Mid-September Ramblings

For such a happy-go-lucky guy, why do I feel the need to make my novels explore the darker side of humanity? I’ve never personally felt the desire nor inclination to do any of the things my antagonists do, but the depth of their depravity fascinates me.

Malefactor was darker beyond my wildest expectations with its depiction of human cruelty towards animals—and people. The story virtually wrote itself in a matter of three weeks in Feb/Mar 2016. Rewrites and editing took almost 7 times that long, but it was eventually released in late August that same year.

While writing the sequel, Transgressor, I had to put it away for several months after the first four to six chapters, before I could take up the story again. It was also too dark and twisted. The result was a better product compared to Malefactor, or so I’ve been told. Unfortunately, sales indicate otherwise.

So here I am, working on Underhanded, the third book in the Ren Gifford Mysteries. I had great intentions of making this book less gruesome and more lighthearted. First lesson learned: Great intentions get upstaged by harsh reality.

When only a couple of chapters in, I found fault in some of my story assumptions which resulted in a lot of internet research. That, in turn, led to significant rewrites. Now I’m closing in on chapter five, having removed at least two characters and reduced the presence of two more. It was getting crowded in there!

However, I’m going to resist the urge to rush the process and plod along at my own pace. I’m not as prolific as some authors we love. (Not to mention any names, but Connie Suttle, Connie Suttle, Connie Suttle—to name a few of my favorites).

Thus, the second lesson learned: Detective fiction requires facts that can be corroborated; fantasy does not.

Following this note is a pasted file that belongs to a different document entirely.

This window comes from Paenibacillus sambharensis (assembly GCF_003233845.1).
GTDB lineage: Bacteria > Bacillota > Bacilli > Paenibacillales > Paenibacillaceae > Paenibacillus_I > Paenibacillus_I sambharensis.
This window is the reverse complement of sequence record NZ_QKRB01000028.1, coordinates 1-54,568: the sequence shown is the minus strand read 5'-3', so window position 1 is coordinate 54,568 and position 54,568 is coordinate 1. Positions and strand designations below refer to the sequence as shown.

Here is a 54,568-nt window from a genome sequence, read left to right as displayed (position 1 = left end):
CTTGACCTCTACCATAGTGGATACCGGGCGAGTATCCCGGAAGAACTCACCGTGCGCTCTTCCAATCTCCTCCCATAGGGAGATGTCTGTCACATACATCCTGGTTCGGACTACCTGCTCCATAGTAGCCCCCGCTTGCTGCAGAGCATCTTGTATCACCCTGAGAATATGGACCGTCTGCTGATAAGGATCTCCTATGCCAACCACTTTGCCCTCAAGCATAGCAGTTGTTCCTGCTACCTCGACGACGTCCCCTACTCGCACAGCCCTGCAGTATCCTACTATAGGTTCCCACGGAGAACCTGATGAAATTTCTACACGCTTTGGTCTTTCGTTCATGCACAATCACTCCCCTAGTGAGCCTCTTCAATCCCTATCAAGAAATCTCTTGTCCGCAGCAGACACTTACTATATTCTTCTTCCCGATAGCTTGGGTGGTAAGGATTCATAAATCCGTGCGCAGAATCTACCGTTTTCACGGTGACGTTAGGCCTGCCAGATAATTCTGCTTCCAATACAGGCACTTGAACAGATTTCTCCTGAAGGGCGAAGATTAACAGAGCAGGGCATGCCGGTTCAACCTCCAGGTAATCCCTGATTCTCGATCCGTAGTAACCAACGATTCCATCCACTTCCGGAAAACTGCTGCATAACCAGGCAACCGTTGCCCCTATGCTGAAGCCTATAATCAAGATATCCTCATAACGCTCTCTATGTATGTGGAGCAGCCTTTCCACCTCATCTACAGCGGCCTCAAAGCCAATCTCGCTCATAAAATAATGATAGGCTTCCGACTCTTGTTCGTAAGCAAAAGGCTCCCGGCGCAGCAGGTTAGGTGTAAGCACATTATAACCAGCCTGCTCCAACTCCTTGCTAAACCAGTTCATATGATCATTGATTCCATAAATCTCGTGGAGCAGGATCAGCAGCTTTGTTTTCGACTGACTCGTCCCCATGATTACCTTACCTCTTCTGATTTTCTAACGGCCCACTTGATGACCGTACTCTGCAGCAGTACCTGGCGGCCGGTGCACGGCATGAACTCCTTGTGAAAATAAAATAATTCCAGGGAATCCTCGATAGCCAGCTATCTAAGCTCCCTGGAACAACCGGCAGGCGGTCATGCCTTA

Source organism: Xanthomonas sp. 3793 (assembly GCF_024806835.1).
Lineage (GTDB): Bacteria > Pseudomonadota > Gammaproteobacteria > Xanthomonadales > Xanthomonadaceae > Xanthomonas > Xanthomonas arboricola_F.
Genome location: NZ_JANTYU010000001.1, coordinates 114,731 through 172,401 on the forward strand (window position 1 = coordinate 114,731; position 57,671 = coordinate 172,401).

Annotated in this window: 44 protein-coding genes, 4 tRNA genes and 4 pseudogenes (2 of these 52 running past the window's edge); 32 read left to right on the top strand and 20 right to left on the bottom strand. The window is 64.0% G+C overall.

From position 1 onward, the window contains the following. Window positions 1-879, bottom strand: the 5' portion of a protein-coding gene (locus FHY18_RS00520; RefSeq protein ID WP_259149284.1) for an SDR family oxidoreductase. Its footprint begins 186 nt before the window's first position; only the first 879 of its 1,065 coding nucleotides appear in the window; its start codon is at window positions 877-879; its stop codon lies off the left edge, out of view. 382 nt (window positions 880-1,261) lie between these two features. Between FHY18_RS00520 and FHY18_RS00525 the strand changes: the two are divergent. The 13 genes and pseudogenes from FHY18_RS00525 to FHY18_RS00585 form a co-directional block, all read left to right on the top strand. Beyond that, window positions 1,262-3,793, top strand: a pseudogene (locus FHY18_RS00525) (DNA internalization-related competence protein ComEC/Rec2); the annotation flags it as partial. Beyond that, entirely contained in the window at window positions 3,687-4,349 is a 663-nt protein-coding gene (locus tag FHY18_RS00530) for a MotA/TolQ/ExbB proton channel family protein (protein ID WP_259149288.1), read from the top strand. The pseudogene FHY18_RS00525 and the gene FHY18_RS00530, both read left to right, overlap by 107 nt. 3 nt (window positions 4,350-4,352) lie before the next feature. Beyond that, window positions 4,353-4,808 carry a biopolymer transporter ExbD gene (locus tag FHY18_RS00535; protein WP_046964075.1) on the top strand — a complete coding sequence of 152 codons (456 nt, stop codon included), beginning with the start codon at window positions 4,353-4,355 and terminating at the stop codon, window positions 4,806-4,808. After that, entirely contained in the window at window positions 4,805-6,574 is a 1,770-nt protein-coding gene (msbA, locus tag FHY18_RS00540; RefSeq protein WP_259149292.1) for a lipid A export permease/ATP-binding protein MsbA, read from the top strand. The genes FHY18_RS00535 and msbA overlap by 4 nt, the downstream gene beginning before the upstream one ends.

That bears repeating. Detective fiction requires facts that can be proven, which means I have to research what I’m writing about to avoid looking like an idiot. Fantasy, on the other hand, is at the complete mercy of its creator. I’m not saying fantasy is any easier to write, because it certainly takes a much more vivid imagination than I have.

Third lesson learned: There may be a change in genres (and writing styles) in my future… Just sayin’. (Call me lame, call me lazy, just don’t call me late for dinner.)

In the meantime, I hope you’ve enjoyed the first two books and will be patient for the third. It’s a time-consuming process for me, but I want it to be the best story I can produce, for me—and you.

Joe

StrawBomb (Working Title)

StrawBomb
Ren Gifford Mysteries, Book 3

An idea I’ve been kicking around for book three is taking form.

StrawBomb is a term used by the antagonist, referring to “strawberry-blond bombshells.”

A series of youths, aged 10 to 16, began disappearing in the Oklahoma City metro area years ago. The only obvious similarities among them, aside from their age range, is that they are all strawberry-blond and orphaned—or rejected by their families—and unlikely to be missed.

Until Ren Gifford gets involved.

An investigation that delves into pedophilia, sex trafficking and child pornography paves an intense path for Ren through the painful childhood experiences of abuse, neglect and rejection suffered by the victims.

This will offer insight into his relationship with Beau, how he met and fell in love with Terry and how Connie became his straight.

There is a lot to fit into this, but I think it’s time to flesh out the main characters’ backgrounds.

I had a brainstorm with this tonight and there is a lot I haven’t included, but the story is already writing itself in my mind.

What do you think?

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Regards,

Joe